If elected president, Hillary Clinton will push for higher taxes on American families and businesses. While her campaign wants you to believe this will be limited to “the rich” and large corporations, Hillary has already said she would be willing to accept higher taxes on all Americans.
Outright raising marginal rates is a political loser, so Clinton is instead calling for a set of convoluted and confusing tax hikes under the guise of closing “loopholes.” In all, she plans to raise taxes by more than $1 trillion over ten years, just like President Obama did when he signed 20 new or higher taxes into law through Obamacare.
One way a Clinton presidency will increase taxes is through incrementally increasing the capital gains tax. Bit by bit, this takes aim at cracking the firm conservative opposition to raising the capital gains tax with the end goal of all capital gains taxed as ordinary income.
As part of this strategy, Clinton has also called for six new rates on assets held longer than one year, with a top rate of 43.4 percent, far greater than the current top rate of 23.8 percent. Clinton proposes to create the most complex, byzantine capital gains tax in modern history. She claims that this will clamp down on “reckless” short-term investment.
However, Hillary’s proposal does not align with the decision-making of investors. They make choices based on value, not time. Conversely, her proposal will actually decrease investment (and reduce federal revenues) by forcing decisions to be made based on tax purposes.
Clinton also wants to move the needle on higher capital gains taxes by closing several self-proclaimed “loopholes,” such as section 1031 “like-kind exchanges,” and carried interest capital gains.
Like-kind exchanges allow an investor to defer paying capital gains taxes on certain assets when they use those earnings to invest in another, similar asset. Investors can do this again and again until they ultimately cash out.
Hillary’s proposed limitation on like-kind exchanges would arbitrarily punish a reallocation of resources and undercuts investment. It would also cost the economy more than $13 billion in GDP every year, if used to finance new government spending. Rather than facing repeal, Section 1031 should be expanded as the model for all capital gains because it allows the freedom to reinvest.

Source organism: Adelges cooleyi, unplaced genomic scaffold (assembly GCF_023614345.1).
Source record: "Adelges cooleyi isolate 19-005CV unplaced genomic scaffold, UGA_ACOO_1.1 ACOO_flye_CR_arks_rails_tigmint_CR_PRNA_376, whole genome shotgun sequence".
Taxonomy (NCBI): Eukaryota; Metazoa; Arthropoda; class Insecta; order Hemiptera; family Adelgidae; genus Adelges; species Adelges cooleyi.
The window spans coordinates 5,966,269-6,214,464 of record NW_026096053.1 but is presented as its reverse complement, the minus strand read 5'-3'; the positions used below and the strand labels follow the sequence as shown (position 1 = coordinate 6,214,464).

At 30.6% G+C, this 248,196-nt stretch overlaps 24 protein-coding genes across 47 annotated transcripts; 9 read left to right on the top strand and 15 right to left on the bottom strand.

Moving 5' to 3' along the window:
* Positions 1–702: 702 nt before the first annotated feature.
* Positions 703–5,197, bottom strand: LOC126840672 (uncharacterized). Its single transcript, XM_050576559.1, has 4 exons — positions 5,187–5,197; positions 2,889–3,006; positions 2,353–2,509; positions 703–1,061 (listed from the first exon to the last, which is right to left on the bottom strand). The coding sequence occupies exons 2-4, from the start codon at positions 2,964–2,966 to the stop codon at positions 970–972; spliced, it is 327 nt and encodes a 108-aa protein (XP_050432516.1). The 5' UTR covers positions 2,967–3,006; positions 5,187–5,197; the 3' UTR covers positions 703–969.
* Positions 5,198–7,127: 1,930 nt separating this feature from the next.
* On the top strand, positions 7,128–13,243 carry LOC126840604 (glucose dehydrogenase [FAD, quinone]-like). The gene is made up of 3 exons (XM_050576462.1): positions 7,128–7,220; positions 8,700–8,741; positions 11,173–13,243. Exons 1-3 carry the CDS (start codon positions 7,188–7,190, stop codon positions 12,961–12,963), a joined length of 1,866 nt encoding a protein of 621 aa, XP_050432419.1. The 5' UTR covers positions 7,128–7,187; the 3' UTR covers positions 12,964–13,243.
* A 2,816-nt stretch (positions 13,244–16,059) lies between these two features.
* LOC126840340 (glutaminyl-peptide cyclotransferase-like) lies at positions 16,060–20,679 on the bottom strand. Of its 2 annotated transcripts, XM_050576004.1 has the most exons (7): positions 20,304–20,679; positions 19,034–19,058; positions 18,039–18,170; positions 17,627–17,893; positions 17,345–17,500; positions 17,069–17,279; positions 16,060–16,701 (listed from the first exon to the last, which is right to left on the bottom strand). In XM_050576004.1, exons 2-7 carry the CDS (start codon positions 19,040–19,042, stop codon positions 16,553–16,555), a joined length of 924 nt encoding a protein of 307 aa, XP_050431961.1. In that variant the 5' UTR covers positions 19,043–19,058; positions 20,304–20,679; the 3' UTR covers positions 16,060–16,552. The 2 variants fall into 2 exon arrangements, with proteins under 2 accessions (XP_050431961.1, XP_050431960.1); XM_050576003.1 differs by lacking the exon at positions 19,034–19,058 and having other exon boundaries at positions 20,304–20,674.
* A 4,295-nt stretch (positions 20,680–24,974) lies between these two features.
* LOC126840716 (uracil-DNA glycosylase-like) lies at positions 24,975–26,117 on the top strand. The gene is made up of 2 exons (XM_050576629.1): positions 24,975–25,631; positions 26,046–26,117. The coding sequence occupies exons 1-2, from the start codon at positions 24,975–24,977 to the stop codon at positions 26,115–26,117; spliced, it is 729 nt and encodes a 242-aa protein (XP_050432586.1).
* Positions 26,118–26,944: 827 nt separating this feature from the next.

Hillary also wants to increase carried interest capital gains. While this provision is often derided as a “loophole,” carried interest capital gains are indistinguishable from all other types of capital gains. It is simply the expert investor’s share of an investment partnership, as allocated to the managing partner.
Efforts to hike carried interest capital gains are really about trying to erode the capital gains tax so that more and more investment income is subject to higher tax rates.
The Obama presidency has already seen the top rate on the capital gains tax increase from 15 percent to 23.8 percent. If Obama had his way, the rate would be even higher as past budget proposals have called for a 28 percent rate.
Rather than hiking the capital gains tax, it should be lowered or repealed.
Any “gain” or profit from a stock or bond is hit by the capital gains tax, so this tax affects all Americans who have invested any money into the stock market, whether it is their retirement fund or any supplemental income.
The capital gains tax discourages investment because it taxes income that has already been subjected to income taxes. It is undoubtedly a form of double taxation. Economists agree and studies have shown that an increase in the capital gains tax would have serious adverse economic effects. Some have even labeled the capital gains tax as unconstitutional.
Regardless of who is president next year, the path forward on the capital gains tax should mirror the proposal put forward by the House GOP “Better Way” tax reform plan. This plan – spearheaded by House Speaker Paul Ryan (R-Wis.) and Ways and Means Chairman Kevin Brady (R-Texas) – reduces the top rate to 16.5 percent and creates a 50 percent deduction based on the taxpayer’s bracket.
The Clinton playbook of higher capital gains taxes through an incremental approach is not new. Despite the rhetoric of the left that they are only closing loopholes, it is clear that their end goal is higher taxes for everyone, not just the wealthy.
Natalie De Vincenzi is a federal affairs associate at Americans for Tax Reform.
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